The True Cost of Helping



The lottery was at an all record high, I stood in an over flowing gas station line to take my chance at the almost billion dollars.


I asked the people I was standing by what they would do if they won. The dreams of mansions and helicopters filled our conversation, however, each person ended by saying they would use the money to help others.


Their eyes would light up as they described dreams of the nonprofit they would start and all of the things they would do to make a big impact in their community.


When I got to the front, I paid a couple of dollars for some tickets, and long story short, I didn't win. Neither did any of the people with dreams of riches and impact with whom I talked to.


When reflecting back on that evening, I remembered when we came into the gas station, we all walked pass a man who clearly was going through a hard time. In fact everyone walked past that man.


Here comes the predicament...


Why did we have to win the 1 in 175,000,000 odds to help someone, when if everyone in that line had came together, we could of changed that mans life.


The idea that we have to be rich to help people is a thought that has been swirling around our culture. Take for example Bill Gates. Mr. Gates is a legend in philanthropy, however his model of impact is perfect for other billionaire's, not for recent college grad's with mountains of debt. If you don't have money, it is easy to feel you can't make a difference, however that is far from the reality.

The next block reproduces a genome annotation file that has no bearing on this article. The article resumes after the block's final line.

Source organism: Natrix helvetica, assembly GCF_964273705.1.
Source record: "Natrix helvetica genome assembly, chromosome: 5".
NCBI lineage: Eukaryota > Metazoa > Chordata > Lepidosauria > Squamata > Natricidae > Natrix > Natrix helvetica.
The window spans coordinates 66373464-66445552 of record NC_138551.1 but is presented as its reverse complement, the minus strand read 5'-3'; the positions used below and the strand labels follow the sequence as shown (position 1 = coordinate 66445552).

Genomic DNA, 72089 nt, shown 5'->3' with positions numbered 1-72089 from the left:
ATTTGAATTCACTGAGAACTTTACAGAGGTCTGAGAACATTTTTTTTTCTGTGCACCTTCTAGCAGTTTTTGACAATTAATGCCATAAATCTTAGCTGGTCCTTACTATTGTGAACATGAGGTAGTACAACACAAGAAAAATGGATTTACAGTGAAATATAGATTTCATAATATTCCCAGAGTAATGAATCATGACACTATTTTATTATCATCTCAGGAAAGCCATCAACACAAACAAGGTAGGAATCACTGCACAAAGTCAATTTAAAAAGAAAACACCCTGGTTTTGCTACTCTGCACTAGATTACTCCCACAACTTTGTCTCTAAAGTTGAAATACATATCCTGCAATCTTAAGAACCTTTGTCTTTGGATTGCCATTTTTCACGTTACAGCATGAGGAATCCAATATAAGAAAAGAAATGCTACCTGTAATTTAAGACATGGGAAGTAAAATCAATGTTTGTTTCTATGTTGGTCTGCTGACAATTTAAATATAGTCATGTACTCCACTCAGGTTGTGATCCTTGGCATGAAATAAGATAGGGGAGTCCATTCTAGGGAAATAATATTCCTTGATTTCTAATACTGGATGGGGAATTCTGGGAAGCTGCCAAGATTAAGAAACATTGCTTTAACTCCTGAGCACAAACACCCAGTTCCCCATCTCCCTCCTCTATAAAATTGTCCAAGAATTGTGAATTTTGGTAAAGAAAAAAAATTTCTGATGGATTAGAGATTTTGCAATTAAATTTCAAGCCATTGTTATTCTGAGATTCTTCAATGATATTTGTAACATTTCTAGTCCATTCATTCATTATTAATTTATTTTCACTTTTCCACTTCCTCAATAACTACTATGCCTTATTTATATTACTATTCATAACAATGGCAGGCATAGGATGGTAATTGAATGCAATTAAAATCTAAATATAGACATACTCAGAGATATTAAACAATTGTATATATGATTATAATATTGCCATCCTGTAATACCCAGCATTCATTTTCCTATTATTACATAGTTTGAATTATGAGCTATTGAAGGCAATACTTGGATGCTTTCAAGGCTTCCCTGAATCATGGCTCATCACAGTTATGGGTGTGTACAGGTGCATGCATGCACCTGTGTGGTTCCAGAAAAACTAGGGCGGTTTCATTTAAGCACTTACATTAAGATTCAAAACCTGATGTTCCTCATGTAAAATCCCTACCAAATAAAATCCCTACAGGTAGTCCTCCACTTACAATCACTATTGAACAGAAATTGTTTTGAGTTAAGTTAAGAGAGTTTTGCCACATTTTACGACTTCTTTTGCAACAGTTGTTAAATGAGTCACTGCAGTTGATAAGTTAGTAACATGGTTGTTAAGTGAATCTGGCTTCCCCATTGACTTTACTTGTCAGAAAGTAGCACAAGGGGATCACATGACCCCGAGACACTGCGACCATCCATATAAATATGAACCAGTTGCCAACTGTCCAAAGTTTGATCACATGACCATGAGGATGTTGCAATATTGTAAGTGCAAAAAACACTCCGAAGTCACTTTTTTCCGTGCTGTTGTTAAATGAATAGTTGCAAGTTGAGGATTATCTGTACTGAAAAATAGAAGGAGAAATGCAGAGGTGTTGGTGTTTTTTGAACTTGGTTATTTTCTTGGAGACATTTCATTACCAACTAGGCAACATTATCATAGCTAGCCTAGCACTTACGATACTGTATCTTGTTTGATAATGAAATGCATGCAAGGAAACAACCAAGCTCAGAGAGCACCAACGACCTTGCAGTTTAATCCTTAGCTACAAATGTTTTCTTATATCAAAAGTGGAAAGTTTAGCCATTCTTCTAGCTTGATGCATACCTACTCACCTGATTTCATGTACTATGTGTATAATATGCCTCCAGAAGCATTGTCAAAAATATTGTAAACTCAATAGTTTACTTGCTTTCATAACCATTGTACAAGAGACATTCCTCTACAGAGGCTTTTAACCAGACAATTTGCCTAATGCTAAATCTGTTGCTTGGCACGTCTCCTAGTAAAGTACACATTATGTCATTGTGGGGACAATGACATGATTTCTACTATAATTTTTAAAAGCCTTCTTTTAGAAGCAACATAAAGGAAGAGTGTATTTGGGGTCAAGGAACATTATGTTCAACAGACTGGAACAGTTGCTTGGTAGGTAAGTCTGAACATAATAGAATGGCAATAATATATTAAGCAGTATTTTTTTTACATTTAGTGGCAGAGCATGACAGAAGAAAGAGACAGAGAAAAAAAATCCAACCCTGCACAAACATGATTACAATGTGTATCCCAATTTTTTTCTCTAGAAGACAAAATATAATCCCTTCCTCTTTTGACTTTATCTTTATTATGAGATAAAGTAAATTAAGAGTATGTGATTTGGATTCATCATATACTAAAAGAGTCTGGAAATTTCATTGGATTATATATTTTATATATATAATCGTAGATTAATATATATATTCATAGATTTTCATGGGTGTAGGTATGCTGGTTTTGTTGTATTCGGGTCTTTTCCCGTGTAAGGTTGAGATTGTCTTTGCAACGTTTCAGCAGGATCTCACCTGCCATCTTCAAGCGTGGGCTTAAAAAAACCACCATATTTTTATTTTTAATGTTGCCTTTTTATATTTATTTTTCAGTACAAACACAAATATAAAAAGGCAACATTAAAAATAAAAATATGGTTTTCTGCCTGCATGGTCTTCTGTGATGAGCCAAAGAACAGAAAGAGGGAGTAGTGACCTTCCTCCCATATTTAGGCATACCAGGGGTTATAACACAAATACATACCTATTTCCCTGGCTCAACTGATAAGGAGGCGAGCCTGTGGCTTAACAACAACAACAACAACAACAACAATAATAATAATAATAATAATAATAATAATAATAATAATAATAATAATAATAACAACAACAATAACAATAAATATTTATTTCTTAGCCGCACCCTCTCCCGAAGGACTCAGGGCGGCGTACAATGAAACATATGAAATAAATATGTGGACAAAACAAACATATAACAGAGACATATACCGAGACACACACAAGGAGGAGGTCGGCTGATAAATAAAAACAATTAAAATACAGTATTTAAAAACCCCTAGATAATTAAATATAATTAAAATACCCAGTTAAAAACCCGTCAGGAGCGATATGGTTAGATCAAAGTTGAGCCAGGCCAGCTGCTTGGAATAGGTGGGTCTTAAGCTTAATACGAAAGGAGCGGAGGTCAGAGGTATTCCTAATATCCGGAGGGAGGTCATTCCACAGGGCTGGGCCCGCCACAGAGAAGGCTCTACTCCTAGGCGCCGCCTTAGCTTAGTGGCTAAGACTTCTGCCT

I believe we have put the value on being rich too highly and lost the price tag of what it takes to help someone today. If today you were to share your time, energy, craft, or maybe even a couple of bucks -- you could make a profound impact.

We believe that we need to be rich to make a difference, however, you already have won the lottery you have to win to help someone -- you are alive, breathing, and are fully capable to do anything you set your mind to.

The help people need is not always a big check, instead it is a connection, it is energy, your compassion, and your belief in the cause. I believe the big check is utterly necessary, however, it is not a reason to put off helping today because you want to be rich tomorrow. You are already rich in so many other things -- don't be afraid to spread that wealth today.


If everyone in that gas station had come together to help each other, we could have been that mans winning lottery ticket. So, what will you do now that you know you have already won the lottery?